Website Management Handbook

The Office of Marketing and Communications is here to help departments, offices, centers, etc. get the most out of their website. We work closely with members of the E-town community to develop strategies and schedules, create content, and evaluate existing websites for improvements. That being said, departments, offices, centers, etc., own their websites and have a HUGE role in maintaining and developing their website. We understand that managing a website is a relatively new skill and may be a bit overwhelming. We've put together the following to help the E-town community get started.

Overview of Roles: 

There are three major roles that need to be occupied to have a successful website. These roles can be filled by individuals or groups, and individuals can occupy multiple roles. These roles are:

  1. Manager (more details) – The manager is usually someone in a leadership role (chair/dean/director/etc), who has authority to delegate duties, and who has a passion for their department. They are mainly responsible for:
    1. setting the core objectives for the website (do you want more applicants, better qualified applicants, better yield, retention, etc…)
    2. developing a strategy to fulfill the core objectives (what is your content strategy, what is your content schedule, what areas need help, etc…)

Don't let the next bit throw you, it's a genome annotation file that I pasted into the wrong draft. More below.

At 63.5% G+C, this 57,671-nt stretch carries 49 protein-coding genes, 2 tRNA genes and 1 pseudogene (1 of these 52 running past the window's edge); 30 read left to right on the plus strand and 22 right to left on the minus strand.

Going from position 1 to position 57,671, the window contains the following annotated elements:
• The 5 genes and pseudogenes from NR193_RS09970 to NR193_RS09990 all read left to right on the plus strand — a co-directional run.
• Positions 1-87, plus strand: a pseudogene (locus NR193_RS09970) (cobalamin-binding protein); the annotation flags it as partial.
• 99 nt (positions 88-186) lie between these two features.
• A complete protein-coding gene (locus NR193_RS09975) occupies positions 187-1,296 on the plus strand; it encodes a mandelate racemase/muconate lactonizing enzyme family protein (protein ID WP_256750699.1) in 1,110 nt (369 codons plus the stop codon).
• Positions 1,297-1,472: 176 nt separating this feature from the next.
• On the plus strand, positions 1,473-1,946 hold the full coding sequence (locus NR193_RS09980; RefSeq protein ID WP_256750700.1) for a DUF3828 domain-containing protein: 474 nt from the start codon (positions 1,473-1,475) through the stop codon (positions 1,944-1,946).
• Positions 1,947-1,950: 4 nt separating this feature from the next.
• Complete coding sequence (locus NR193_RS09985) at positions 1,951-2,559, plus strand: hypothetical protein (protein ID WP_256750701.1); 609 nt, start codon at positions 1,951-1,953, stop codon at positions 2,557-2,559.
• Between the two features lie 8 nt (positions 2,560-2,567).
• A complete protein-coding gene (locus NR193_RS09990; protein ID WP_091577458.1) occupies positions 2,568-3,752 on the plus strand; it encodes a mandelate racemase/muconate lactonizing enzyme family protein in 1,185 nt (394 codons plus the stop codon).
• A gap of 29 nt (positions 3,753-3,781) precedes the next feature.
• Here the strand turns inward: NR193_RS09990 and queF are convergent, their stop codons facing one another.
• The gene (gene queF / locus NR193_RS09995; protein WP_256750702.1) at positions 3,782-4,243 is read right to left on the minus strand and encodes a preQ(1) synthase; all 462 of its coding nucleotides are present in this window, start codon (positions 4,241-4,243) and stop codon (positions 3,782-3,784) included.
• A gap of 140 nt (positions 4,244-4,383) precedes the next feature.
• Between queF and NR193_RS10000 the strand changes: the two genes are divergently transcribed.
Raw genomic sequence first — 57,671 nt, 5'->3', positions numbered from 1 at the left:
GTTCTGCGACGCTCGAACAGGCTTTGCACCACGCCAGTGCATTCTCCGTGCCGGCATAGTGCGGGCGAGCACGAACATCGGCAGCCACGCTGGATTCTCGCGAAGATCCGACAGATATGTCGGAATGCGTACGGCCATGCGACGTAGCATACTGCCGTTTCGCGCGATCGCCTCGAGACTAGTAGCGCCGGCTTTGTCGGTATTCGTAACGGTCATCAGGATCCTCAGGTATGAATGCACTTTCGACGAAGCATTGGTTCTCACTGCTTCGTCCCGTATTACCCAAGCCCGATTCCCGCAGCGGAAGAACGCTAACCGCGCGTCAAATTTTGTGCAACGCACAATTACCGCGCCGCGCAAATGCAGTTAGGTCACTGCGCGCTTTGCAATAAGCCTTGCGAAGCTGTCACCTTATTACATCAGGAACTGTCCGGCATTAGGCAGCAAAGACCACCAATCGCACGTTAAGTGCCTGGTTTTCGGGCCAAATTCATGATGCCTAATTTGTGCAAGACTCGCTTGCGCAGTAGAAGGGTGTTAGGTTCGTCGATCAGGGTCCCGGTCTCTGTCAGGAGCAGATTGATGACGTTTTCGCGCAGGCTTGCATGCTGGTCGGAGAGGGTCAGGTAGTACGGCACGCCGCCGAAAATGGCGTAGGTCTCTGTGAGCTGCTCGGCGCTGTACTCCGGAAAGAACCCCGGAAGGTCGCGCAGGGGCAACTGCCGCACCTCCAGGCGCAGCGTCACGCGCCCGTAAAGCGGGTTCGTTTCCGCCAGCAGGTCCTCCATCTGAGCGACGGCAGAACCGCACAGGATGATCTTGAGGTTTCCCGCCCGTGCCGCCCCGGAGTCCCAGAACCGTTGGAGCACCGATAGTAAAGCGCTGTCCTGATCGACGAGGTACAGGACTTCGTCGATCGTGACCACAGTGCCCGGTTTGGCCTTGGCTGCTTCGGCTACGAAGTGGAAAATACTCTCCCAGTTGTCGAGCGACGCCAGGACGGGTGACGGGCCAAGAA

3. ensuring everyone understands, appreciates, and participates in the continued maintenance of the department website
  2. Editor (more details) – The editor is the logistical hub of the website. They are usually someone whose strength lies in completing projects and translating the strategy into action items. They are mainly responsible for:
    1. making updates to the website (text, forms, file, images, etc…)
    2. working with OMC, ITS, the website manager, and others to make sure your website is up-to-date, functioning properly, and on message
    3. help refine and evaluate content strategies and schedules with information from the frontline
    4. ensuring content contributors are on-task and on-time
  3. Content Contributor (more details) – Content contributors do just that, contribute content. They can be students, faculty, staff, other departments, alumni, business partners, or anyone. Content can be anything; text, images, videos, forms, tables, documents, etc. as long as it is in line with the content strategy and on schedule.